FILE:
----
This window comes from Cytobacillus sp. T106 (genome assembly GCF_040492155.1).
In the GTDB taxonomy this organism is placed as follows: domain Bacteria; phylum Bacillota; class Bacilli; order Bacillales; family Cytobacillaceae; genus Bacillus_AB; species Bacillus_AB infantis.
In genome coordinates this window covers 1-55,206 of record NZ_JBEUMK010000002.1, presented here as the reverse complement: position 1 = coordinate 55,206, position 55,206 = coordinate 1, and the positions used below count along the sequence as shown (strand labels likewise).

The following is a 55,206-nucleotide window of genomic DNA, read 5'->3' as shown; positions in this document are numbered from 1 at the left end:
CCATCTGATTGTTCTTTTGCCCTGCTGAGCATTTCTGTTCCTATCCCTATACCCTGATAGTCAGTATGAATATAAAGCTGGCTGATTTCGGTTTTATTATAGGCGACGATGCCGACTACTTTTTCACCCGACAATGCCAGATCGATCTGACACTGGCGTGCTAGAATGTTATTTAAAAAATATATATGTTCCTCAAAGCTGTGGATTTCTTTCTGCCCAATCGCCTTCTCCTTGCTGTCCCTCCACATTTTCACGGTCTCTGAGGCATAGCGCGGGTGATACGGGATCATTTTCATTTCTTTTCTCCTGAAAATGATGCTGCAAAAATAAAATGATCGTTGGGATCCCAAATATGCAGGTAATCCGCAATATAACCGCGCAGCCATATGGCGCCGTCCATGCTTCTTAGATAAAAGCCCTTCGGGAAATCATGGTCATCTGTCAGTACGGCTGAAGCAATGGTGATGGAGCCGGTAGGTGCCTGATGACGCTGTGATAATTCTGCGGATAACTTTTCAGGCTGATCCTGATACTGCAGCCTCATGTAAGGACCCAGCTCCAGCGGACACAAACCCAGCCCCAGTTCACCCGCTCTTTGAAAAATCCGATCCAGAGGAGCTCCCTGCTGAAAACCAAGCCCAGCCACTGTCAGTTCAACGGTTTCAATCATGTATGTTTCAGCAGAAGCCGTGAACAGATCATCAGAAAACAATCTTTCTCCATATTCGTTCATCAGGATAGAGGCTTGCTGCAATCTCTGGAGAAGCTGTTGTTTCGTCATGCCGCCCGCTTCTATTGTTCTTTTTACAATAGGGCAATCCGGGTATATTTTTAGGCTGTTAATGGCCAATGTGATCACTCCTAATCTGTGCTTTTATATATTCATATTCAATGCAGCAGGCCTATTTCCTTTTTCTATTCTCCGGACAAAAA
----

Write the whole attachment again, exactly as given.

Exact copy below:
This window comes from Cytobacillus sp. T106 (genome assembly GCF_040492155.1).
In the GTDB taxonomy this organism is placed as follows: domain Bacteria; phylum Bacillota; class Bacilli; order Bacillales; family Cytobacillaceae; genus Bacillus_AB; species Bacillus_AB infantis.
In genome coordinates this window covers 1-55,206 of record NZ_JBEUMK010000002.1, presented here as the reverse complement: position 1 = coordinate 55,206, position 55,206 = coordinate 1, and the positions used below count along the sequence as shown (strand labels likewise).

The following is a 55,206-nucleotide window of genomic DNA, read 5'->3' as shown; positions in this document are numbered from 1 at the left end:
CCATCTGATTGTTCTTTTGCCCTGCTGAGCATTTCTGTTCCTATCCCTATACCCTGATAGTCAGTATGAATATAAAGCTGGCTGATTTCGGTTTTATTATAGGCGACGATGCCGACTACTTTTTCACCCGACAATGCCAGATCGATCTGACACTGGCGTGCTAGAATGTTATTTAAAAAATATATATGTTCCTCAAAGCTGTGGATTTCTTTCTGCCCAATCGCCTTCTCCTTGCTGTCCCTCCACATTTTCACGGTCTCTGAGGCATAGCGCGGGTGATACGGGATCATTTTCATTTCTTTTCTCCTGAAAATGATGCTGCAAAAATAAAATGATCGTTGGGATCCCAAATATGCAGGTAATCCGCAATATAACCGCGCAGCCATATGGCGCCGTCCATGCTTCTTAGATAAAAGCCCTTCGGGAAATCATGGTCATCTGTCAGTACGGCTGAAGCAATGGTGATGGAGCCGGTAGGTGCCTGATGACGCTGTGATAATTCTGCGGATAACTTTTCAGGCTGATCCTGATACTGCAGCCTCATGTAAGGACCCAGCTCCAGCGGACACAAACCCAGCCCCAGTTCACCCGCTCTTTGAAAAATCCGATCCAGAGGAGCTCCCTGCTGAAAACCAAGCCCAGCCACTGTCAGTTCAACGGTTTCAATCATGTATGTTTCAGCAGAAGCCGTGAACAGATCATCAGAAAACAATCTTTCTCCATATTCGTTCATCAGGATAGAGGCTTGCTGCAATCTCTGGAGAAGCTGTTGTTTCGTCATGCCGCCCGCTTCTATTGTTCTTTTTACAATAGGGCAATCCGGGTATATTTTTAGGCTGTTAATGGCCAATGTGATCACTCCTAATCTGTGCTTTTATATATTCATATTCAATGCAGCAGGCCTATTTCCTTTTTCTATTCTCCGGACAAAAA